When Geddie came back before the court for sentencing, the court denied both the motion for new trial and a motion to seal that motion, saying, "I don't really see any reason to seal it. And I will overrule your motion for a new trial. I'm ready to go ahead with sentencing." Geddie's counsel then sought to make a "further statement." After she began to recite Geddie's reasons for moving for a new trial, the court said:

THE COURT: Well, birds of a feather have to take the consequences. They flock together. I think he had a fair trial. I'm sure I gave him the Rule 11 [sic] warning when he didn't take the stand. I do that invariably. I'm sure if you look back in the record in this case MS. HINKES [Geddie's counsel]: Your Honor gave him a warning. When you're afraid, you know, of other people, you're afraid for your life, then there's no way you can change at that point. THE COURT: You do that, you shouldn't commit crime. I mean that's the answer. Abide by the law and you don't have to be afraid of other people. I'll put this [motion for new trial] in the file with today's date, and I'll sign it. I'll put it in the file. I think you're covered in here. Let's go ahead with the sentencing.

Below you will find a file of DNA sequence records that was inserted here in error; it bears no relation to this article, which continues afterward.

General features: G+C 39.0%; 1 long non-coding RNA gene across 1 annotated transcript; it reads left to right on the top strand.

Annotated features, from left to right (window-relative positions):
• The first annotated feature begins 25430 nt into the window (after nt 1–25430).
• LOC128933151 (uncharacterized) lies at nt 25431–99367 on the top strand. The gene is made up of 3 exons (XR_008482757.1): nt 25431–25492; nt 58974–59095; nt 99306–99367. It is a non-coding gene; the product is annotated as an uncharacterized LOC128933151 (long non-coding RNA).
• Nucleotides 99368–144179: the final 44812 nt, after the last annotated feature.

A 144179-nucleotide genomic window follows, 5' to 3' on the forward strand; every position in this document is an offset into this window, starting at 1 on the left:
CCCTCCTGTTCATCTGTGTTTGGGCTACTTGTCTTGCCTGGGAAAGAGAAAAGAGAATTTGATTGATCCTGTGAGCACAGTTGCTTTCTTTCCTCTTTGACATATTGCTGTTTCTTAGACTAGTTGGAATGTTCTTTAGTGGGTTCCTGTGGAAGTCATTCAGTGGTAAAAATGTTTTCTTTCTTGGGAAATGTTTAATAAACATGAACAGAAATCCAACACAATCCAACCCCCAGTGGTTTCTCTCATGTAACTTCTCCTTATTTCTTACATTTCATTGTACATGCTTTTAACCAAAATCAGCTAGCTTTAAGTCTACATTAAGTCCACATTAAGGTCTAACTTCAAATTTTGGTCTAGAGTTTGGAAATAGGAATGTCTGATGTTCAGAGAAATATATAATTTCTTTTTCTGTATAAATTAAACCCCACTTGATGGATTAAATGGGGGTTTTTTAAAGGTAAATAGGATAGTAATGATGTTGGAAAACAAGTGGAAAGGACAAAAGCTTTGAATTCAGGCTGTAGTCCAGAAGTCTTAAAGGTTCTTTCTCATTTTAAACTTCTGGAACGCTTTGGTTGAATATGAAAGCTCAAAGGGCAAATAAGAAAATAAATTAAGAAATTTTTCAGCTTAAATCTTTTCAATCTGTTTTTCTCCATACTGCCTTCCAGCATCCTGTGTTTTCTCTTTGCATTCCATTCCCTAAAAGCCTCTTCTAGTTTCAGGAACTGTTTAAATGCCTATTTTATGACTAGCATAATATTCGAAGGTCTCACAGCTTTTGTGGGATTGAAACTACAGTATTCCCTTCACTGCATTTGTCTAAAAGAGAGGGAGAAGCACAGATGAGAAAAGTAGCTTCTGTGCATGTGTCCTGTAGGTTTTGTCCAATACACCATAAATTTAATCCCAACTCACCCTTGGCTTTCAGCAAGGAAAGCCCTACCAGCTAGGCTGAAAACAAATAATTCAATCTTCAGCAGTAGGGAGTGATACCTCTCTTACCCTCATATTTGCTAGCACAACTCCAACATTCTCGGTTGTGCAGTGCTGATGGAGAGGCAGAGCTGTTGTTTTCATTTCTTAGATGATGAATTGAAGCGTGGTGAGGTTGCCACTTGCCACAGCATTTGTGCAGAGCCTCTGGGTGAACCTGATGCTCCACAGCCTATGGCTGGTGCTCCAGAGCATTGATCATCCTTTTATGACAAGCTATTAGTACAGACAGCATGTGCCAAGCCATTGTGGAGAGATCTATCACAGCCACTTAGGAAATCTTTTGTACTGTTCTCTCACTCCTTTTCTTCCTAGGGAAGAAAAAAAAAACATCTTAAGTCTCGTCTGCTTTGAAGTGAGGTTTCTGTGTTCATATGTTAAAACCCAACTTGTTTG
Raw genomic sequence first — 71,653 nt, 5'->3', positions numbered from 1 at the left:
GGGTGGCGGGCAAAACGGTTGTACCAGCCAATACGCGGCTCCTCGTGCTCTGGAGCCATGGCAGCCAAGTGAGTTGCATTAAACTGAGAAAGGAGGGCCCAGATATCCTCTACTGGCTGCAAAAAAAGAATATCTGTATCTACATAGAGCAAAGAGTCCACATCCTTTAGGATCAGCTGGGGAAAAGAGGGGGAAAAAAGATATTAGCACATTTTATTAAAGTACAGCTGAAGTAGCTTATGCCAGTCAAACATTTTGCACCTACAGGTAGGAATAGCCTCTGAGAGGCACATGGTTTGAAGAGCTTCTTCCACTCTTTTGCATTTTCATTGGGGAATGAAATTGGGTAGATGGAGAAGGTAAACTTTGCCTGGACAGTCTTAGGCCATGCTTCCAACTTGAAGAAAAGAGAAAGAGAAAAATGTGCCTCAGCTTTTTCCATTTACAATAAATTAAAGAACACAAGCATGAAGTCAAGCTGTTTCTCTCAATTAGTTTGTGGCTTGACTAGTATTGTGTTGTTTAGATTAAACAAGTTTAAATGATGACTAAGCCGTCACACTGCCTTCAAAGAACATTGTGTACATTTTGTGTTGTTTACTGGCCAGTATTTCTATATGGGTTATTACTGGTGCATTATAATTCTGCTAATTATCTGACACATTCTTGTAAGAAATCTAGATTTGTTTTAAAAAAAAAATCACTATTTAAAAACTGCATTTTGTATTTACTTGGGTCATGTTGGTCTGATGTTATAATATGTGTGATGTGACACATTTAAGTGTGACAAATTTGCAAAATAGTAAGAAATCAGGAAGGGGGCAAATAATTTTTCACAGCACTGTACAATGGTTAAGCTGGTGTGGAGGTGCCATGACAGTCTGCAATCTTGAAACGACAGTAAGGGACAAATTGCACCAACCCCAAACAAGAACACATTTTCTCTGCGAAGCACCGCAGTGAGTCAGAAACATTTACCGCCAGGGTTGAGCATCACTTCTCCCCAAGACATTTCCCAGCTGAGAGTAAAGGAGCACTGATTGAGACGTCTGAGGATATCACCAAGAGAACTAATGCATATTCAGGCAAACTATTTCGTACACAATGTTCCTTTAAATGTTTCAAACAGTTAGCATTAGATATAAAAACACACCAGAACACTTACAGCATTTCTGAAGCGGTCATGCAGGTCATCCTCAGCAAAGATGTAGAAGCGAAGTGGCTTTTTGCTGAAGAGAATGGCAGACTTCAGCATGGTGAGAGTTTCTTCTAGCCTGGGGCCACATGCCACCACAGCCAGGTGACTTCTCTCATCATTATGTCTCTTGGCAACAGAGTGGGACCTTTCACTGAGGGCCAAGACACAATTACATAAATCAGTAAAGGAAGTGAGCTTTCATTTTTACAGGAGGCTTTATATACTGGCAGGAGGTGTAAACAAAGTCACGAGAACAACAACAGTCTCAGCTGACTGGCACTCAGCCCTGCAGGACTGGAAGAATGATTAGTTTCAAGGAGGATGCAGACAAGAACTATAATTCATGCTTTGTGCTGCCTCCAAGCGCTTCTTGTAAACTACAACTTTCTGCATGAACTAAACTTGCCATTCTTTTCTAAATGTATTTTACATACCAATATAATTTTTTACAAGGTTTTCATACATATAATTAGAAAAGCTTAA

The court then sentenced Geddie to a prison term of five to fifteen years, five years being the mandatory minimum sentence. Geddie then noted this appeal.[2]